A330443


Least m >= 0 such that (n+m)(n+m+1)/2  n(n3)/2 is prime, or 1 if no such m exists.


1



2, 0, 1, 1, 1, 2, 1, 2, 5, 7, 1, 2, 1, 3, 1, 7, 2, 2, 10, 2, 1, 10, 1, 10, 1, 2, 1, 7, 5, 3, 13, 2, 1, 19, 1, 3, 1, 2, 5, 7, 2, 2, 1, 10, 2, 7, 1, 2, 10, 2, 1, 7, 1, 3, 1, 2, 2, 7, 5, 2, 1, 3, 2, 10, 1, 2, 1, 2, 5, 10, 1, 10, 10, 15, 1, 22, 1, 2, 10
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OFFSET

0,1


COMMENTS

a(n) + 1 is the number of steps to reach a prime in the game described by Peter Luschny on the SeqFan list (cf. link): Start with n, then add n, n+1, n+2, ..., n+m until a prime is reached.
See A330501 for the resulting prime, A329946 for the primes never reached.
Among the first 200 terms a(0..199), there are 50 '1's, 49 '2's, 19 '3's and 19 '10's, and 17 '7's. Is there an explanation for the frequency of, e.g., 10?


LINKS



FORMULA



EXAMPLE

Starting with n = 0, add 0: sum = 0, not prime, then add 1: sum = 1, not prime, then add 2: sum = 3, a prime, so a(0) = 2.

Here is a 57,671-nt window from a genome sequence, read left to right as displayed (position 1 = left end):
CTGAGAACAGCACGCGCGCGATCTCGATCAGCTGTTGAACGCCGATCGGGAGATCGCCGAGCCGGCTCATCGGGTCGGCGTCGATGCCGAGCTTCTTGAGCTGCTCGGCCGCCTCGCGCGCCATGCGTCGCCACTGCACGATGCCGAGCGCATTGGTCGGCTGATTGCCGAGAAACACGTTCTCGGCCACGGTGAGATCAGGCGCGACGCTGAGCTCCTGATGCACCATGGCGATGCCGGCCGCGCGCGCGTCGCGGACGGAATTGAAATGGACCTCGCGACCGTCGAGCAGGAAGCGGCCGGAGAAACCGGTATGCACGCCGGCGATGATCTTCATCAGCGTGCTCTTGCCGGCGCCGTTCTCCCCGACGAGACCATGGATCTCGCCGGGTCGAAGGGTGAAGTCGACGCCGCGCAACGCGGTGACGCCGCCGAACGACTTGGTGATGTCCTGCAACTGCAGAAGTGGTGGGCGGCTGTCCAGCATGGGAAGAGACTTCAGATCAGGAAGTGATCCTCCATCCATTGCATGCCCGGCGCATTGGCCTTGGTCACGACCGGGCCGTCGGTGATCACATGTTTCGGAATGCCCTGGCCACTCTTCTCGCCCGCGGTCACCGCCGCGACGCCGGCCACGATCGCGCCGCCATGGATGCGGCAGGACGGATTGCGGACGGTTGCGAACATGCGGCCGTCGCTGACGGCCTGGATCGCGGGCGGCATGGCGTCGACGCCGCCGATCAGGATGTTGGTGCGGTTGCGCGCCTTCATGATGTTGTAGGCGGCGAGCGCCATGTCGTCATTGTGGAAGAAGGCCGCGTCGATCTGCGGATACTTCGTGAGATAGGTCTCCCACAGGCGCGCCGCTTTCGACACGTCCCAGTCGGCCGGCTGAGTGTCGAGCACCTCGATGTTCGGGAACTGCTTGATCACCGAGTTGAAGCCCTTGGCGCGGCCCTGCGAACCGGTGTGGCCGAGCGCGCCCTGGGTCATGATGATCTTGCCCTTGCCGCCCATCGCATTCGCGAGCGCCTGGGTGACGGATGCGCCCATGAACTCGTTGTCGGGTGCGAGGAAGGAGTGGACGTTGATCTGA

Starting with n = 1, add 1: sum = 2, a prime, so a(1) = 2  2 = 0.
Starting with n = 2, add 2: sum = 4, not prime, then add 3: sum = 7, a prime, so a(2) = 3  2 = 1.
Starting with n = 3 = T(2) = 2(2+1)/2 (triangular number, cf. A000217), add 3 to get T(2) + 3 = T(3) = 6, then add 4 to get T(3) + 4 = T(4) = 10, and so on. A triangular number T(n) = n(n+1)/2 > 3 is never prime, since either product of n and (n+1)/2, or product of n/2 and n+1. So a(3) = 1.


MATHEMATICA

Array[If[# == 3, 0, Block[{m = #}, While[! PrimeQ[m (m + 1)/2  # (#  3)/2], m++]; m#]] &, 72, 0] (* following code from _Michael De Vlieger_ in A330502 *)


PROG



CROSSREFS



KEYWORD

sign


AUTHOR

_M. F. Hasler_, following an idea of _Peter Luschny_, Dec 16 2019


STATUS

approved